I have two white birch trees in the front yard that are about 15 years old. The trees have a small cylinder-shaped brown pod that sheds and disintegrates all over the yard. This is the first year I can remember having such a big mess and was wondering if you might know how we can remedy this situation. Last year we only had about 3 inches of rainfall and was wondering if this might have been part of the problem even though I water every day.
Based on your description, there is nothing wrong with your tree. The deciduous white birch (Betula pendula), famous for its skin-tight, snow white, fissured bark, begins to produce seeds at around 15 years old.
The seed pods to which you refer are female catkins that turn brown as they mature and then shatter, explaining the litter in your yard.
Although the appearance of seeds on your birch is consistent with the life cycle of this species, you are correct in showing concern for its water economy. Native to the wet forests of Europe, white birch requires ample water in our hot and dry climate.
White birch is not a long-lived tree, seldom exceeding 70 years under the best growing conditions. This is due to its ecology as a pioneer tree, a primary colonizer of empty or burned terrain that soon makes way for other species.
In gardens and landscapes, heavy soil interferes with the long-term health of white birch. While requiring abundant moisture, white birch trees demand sandy, well-drained soil. If you notice dried-up stems or branches during the growing season, this is either a sign of insufficient water or, conversely, inadequate drainage.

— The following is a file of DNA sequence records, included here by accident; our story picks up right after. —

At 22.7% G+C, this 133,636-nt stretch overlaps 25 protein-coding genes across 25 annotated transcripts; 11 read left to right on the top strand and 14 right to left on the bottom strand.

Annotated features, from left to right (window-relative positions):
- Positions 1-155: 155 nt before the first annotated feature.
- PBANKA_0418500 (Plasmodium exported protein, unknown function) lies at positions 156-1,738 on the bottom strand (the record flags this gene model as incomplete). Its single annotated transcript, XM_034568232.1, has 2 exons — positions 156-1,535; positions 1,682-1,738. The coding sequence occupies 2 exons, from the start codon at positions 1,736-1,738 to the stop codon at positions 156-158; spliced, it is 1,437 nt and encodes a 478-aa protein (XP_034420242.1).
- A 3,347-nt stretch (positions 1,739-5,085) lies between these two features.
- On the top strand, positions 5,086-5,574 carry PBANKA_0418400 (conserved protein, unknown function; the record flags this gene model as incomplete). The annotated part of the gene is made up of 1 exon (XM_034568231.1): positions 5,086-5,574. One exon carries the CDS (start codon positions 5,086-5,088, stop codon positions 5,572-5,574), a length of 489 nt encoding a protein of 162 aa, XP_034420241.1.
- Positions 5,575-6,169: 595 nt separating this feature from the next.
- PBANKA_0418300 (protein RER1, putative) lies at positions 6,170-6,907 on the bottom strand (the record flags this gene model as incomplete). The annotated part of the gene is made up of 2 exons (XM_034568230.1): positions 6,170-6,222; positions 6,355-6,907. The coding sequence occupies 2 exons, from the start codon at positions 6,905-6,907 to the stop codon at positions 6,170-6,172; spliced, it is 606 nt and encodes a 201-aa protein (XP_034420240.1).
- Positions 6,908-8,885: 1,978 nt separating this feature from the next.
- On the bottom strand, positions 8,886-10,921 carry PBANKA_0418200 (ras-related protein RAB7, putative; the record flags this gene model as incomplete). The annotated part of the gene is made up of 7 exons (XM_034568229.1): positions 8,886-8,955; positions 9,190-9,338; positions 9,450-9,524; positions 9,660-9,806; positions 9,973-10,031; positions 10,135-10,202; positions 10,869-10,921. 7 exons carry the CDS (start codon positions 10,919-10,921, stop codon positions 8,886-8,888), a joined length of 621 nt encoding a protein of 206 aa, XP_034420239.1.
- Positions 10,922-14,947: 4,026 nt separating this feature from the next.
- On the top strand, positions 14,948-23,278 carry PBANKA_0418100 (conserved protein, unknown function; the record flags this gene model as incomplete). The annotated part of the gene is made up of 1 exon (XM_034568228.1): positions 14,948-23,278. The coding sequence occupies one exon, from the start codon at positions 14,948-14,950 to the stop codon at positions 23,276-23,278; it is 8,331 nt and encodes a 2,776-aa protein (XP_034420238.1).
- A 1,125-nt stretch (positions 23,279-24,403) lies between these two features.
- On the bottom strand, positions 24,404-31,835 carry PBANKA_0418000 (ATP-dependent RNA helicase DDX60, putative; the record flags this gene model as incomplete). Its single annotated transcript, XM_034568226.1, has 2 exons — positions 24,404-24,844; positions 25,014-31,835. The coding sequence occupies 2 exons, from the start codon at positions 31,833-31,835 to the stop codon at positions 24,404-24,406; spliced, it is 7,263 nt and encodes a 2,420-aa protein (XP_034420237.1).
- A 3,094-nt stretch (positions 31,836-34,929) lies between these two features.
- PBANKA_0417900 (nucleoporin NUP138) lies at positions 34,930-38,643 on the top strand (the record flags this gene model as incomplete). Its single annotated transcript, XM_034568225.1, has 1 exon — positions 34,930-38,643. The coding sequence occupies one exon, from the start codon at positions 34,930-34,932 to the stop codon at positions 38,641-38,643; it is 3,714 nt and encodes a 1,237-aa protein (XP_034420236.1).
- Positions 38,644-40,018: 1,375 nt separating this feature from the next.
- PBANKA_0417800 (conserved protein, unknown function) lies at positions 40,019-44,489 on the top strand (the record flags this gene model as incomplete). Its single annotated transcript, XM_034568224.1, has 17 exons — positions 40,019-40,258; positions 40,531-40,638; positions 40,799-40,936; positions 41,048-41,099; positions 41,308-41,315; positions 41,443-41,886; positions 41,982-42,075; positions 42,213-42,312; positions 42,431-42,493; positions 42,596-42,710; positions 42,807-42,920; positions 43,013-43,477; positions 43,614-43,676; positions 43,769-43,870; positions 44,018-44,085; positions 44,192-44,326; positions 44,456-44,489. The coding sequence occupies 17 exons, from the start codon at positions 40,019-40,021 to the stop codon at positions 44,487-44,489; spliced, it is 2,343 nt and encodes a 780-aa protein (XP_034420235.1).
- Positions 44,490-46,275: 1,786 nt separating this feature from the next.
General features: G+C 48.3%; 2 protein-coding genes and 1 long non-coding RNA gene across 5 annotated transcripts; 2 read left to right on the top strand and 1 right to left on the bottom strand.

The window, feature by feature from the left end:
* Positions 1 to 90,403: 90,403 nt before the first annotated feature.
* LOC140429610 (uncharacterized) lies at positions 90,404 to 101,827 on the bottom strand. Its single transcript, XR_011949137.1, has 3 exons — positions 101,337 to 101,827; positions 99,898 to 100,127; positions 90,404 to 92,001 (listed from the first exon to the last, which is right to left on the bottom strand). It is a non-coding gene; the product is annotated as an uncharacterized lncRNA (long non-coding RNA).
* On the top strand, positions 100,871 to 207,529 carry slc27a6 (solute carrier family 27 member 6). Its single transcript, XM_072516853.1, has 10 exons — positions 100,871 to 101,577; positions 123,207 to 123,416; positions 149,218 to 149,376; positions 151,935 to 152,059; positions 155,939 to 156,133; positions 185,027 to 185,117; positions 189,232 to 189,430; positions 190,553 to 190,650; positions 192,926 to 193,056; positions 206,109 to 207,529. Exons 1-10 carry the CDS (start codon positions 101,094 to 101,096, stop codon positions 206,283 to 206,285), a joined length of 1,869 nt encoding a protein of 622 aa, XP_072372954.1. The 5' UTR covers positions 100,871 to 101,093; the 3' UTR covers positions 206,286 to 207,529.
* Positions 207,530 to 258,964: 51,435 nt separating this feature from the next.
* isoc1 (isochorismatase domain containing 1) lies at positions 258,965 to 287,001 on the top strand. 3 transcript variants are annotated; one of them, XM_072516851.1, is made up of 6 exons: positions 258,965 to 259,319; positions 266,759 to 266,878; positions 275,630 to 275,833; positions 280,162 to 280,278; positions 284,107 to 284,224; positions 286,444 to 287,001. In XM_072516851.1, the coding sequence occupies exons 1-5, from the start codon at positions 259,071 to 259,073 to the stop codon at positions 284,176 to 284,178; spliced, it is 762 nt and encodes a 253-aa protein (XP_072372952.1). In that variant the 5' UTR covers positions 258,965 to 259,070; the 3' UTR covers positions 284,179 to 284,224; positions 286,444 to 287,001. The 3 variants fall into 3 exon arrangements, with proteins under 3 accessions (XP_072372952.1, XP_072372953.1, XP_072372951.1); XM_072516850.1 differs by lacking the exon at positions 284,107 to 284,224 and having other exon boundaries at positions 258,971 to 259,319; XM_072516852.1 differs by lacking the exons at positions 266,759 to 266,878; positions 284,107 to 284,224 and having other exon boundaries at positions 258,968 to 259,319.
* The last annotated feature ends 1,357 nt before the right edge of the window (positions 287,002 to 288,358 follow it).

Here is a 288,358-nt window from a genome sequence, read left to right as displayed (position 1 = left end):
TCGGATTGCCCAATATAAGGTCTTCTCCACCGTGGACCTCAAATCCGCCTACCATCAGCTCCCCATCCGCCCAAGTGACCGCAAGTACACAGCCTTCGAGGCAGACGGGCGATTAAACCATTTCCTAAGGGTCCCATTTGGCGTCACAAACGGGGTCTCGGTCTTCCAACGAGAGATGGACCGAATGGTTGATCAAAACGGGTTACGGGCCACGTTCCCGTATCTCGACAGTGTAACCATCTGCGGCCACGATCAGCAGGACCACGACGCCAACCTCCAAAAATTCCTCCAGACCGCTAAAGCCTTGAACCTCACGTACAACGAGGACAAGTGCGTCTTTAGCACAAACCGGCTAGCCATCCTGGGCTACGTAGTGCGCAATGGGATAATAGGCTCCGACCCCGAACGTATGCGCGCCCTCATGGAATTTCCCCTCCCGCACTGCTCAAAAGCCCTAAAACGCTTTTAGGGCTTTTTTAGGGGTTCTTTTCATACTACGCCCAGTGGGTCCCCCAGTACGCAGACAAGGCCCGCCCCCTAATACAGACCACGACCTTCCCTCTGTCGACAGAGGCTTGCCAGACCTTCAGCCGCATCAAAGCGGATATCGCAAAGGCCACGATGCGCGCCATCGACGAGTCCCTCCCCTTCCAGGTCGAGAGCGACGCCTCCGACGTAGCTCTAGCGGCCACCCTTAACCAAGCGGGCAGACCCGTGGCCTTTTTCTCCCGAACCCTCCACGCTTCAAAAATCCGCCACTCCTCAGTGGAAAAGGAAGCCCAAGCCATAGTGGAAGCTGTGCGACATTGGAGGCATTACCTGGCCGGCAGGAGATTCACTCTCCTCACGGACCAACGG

White birch trees do not compete well with ground covers such as ivy. Because of its moisture requirement, birch is sometimes recommended as a lawn tree, but this suggestion is ill-advised because grass will have a difficult time competing with its greedy roots.
Due to its cold tolerance, white birch will grow well in the Antelope Valley as long as its water needs are met and it is situated in a wind-protected location.
The weeping form of the white birch is attractive to many, especially those who grew up in the Northeast and seek an arboreal reminder of their past. A classic garden design feature involves the creation of a slightly elevated terrain or hillock, in line with the view from a dining room or bedroom window, upon which several white birch are planted.
White birch is on the list of trees used for autumn color since its leaves turn a golden hue before dropping in the fall. In this capacity, it is rivaled by the Modesto ash that, barely noticeable for most of the year, suddenly lights up as cool temperatures take hold.
Leaves change color in response to shortening days and colder weather, yet you do not have to live in New England to see a colorful foliar display during the fall season.
In his “Reference List of Ornamental Plants for Southern California Gardens” (published by the Southern California Horticultural Society), Philip Chandler listed 60 trees, shrubs and vines with distinctive autumn color.
Chinese pistachio (Pistacia chinensis) has a symmetrical domed canopy that burns in fiery scarlet, while ginkgo (Ginkgo biloba) and tulip tree (Liriodendron tulipifera) emit a golden glow.
If you favor trees with both edible fare and colorful fall foliage, select from persimmon, pecan and pomegranate. For a vine that climbs the walls in reddish-orange, choose Virginia creeper (Parthenocissus quinquefolia) or, for a red and gold effect, select Boston ivy (Parthenocissus tricuspidata).
In the shrub department, you will get a kaleidoscopic presentation by planting heavenly bamboo (Nandina domestica) or Chinese photinia (Photinia serrulata).